One of our hardiest indigenous shrubs, Buddleja salvifolia is evergreen with attractive grey-green leaves and lovely clusters of fragrant, white, cream, lilac or purple flowers in late winter or early spring. With a little pruning these plants can be kept youthful and shapely.

Buddleja salvifolia, the sagewood, is not only a very attractive plant, it is also one of our cold hardiest, able to withstand cold down to -12 degrees Celsius.

Family:               BUDDLEJACEAE        (Sagewood or wild-elder family)

Name Derivation:

  • Buddleja – named after the Rev. Adam Buddle (1660 – 1715) an English amateur botanist and vicar of Farnham, Essex.
  • salvifolia  – leaves like those of a salvia (sage).

Common Names:          Sagewood, (Eng), saliehout (Afr), molalathau (Nso), lelothoane (Sso), umbatancwepe (Swa), modiaṱholana (Ven), igqange (Xho) & ilothane (Zul).

FSA Number:                   637                  Zim Number:                 836

The small, tubular flowers are borne in attractive, tight sprays at the ends of branches.

  • A large shrub or small evergreen tree, often multi-stemmed.
  • Branches often droop, giving the plant a soft, feminine look.

Size:                                   3 – 4 m (–8 m) by 3 – 4 m.


  • The small flowers are borne in attractive, tight sprays at the ends of branches.
  • Each flower is a narrow tube about 12 mm
  • Flowers are sweetly scented and are white, cream, lilac or purple.
  • Flowering in late winter, the smell is one associated with our Highveld winter

Colour:                               White, cream, lilac or purple.

Flowering Months:          Jul – Oct.

Fragrance:                        Sweetly fragrant.


  • Evergreen.
  • Leaves are simple, opposite, lanceolate, quite wrinkly above.
  • Leaves are silvery-grey to dark green above and whitish to rusty, often hairy, below.
  • There is seldom a petiole, the leaf base wrapped around the stem.
  • The midrib and net-venation are prominent on the lower surface.

Thorns:                    No thorns.

Fruit:                        Small capsule between Oct and Dec.

The flowers may be white, cream, pink, lilac or purple, but the flower centers are always yellow.


  • Bark on older branches red-brown.
  • Young branchlets and shoots covered with white or grey woolly hair, the branchlets are often square.           
In the Garden:


  • Buddleja salvifolia is an excellent, fast growing, extremely cold hardy large shrub.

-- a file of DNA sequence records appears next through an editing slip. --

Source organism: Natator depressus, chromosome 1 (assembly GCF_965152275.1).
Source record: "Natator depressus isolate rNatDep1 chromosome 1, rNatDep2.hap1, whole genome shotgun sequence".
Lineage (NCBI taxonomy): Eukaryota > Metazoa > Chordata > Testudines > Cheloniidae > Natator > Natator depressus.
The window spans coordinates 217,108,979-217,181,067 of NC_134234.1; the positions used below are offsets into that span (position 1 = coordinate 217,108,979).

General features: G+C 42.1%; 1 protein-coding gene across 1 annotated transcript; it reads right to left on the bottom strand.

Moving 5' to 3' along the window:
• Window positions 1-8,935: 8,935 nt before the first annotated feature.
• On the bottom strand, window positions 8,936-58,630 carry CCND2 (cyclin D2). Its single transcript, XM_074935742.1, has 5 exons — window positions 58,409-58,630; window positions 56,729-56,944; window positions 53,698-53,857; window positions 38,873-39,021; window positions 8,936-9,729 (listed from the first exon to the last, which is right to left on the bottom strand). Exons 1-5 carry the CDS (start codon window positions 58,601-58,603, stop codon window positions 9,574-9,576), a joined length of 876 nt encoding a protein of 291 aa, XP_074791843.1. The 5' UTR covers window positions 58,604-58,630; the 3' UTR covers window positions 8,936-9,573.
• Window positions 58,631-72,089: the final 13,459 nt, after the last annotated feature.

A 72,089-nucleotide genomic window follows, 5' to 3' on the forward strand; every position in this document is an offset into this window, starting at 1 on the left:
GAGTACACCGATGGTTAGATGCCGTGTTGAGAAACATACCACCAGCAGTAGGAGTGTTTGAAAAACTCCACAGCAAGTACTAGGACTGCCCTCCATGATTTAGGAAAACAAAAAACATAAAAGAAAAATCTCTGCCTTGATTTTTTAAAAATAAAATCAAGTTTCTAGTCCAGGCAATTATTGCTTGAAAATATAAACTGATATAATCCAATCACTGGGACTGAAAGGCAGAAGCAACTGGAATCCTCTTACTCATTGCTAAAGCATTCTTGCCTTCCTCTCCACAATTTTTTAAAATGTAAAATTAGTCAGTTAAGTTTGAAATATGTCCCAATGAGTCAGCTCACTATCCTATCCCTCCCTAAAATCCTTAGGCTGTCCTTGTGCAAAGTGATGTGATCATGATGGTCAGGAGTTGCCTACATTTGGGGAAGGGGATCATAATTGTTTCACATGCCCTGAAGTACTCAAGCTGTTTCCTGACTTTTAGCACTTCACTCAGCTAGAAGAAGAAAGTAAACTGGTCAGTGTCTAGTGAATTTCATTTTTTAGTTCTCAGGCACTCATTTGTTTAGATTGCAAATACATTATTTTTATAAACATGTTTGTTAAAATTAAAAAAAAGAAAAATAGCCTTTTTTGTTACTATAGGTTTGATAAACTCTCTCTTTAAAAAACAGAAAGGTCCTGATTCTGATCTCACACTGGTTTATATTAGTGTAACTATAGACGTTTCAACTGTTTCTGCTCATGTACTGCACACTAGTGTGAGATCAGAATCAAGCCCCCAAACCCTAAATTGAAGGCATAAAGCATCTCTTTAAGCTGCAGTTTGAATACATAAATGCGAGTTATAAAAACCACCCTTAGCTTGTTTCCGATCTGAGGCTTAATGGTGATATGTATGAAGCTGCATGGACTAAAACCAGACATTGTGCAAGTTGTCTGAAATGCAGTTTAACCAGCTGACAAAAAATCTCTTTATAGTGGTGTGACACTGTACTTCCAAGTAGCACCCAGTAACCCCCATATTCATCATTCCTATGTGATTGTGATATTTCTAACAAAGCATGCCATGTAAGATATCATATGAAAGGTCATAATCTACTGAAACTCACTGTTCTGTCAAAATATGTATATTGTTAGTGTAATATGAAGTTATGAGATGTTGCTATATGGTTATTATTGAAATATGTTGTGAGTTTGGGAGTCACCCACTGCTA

• With its grey-green to dark green leaves it will add a contrasting colour to a garden.
  • It flowers at the end of winter, adding colour and fragrance when not much else is flowering.
  • It grows happily in most soil types, including very wet, marshy soil.
  • A good pioneer plant for stabilizing stream, dam and water furrow embankments.
  • May be grown and pruned into a hedge or used as an informal screen.
  • A good wildlife friendly plant, attracting insects and birds to a garden.
  • Popular as a bonsai subject.
  • Fast growing, up to metre or more in a year.
  • A water-wise choice.
A large shrub or small tree, Buddleja salvifolia is often multi-stemmed and has pendulous branches, so the plant looks soft and feminine.
Some plants have pastel pink flowers.
The African Leopard butterfly (Phalanta-phalantha-aethiopica) larvae feed on Buddleja salvifolia. Many adult butterflies feed from the flowers.
 Soil Needs:      Almost any soil, but best in a fertile soil.


  • A low maintenance plant.
  • Feed with organic fertilizer and mulch with compost.
  • Protect young plants against cold.

Cold Hardiness:                Very cold hardy.

Water Requirements:

  • Drought hardy, but thrives on regular summer water.
  • A water-wise plant.

Light Requirements:   Full sun, but also partial shade.

Roots:        The roots are quite aggressive.


  • Insect-eating birds are attracted to the insects that visit these shrubs.


  • Buddleja salvifolia is host to the larva of the African Leopard butterfly.
  • The flowers attract many adult butterflies, especially the Painted Lady, and bees.

  • A root decoction is used to treat coughs and colic.
  • An eye lotion is made from an infusion of the leaves.

Poisonous:                       Not poisonous.

Notes of interest:

  • A pioneer tree that indicates areas that would become forested were it not for fires.
  • A tea made from fresh or dried leaves is drunk with some honey but no milk.
  • The leaves are browsed by game.
Buddleja salvifolia is a pioneer plant and often indicates areas that would be forested if it were not for regular fires.
Natural Distribution:

  • Found in the WC, EC, Les, KZN, Swa, M, FS, NWP, G, L, western Moz and eastern Zim.
  • Its range extends northwards into Tanzania.

Natural Habitat:

  • Grasslands, fynbos, Nama-Karoo, forests, savanna-bushveld and thickets.
  • Occurs along water courses and riverine fringes, forest margins and on mountain slopes.
Links to other members of the BUDDLEJACEAE   (Buddleja family)

To go to the “plant blog” click on the plant name below the picture.

© Malcolm Dee Hepplewhite & Witkoppen Wildflower Nursery, (Text and Photographs) 2012 & 2018.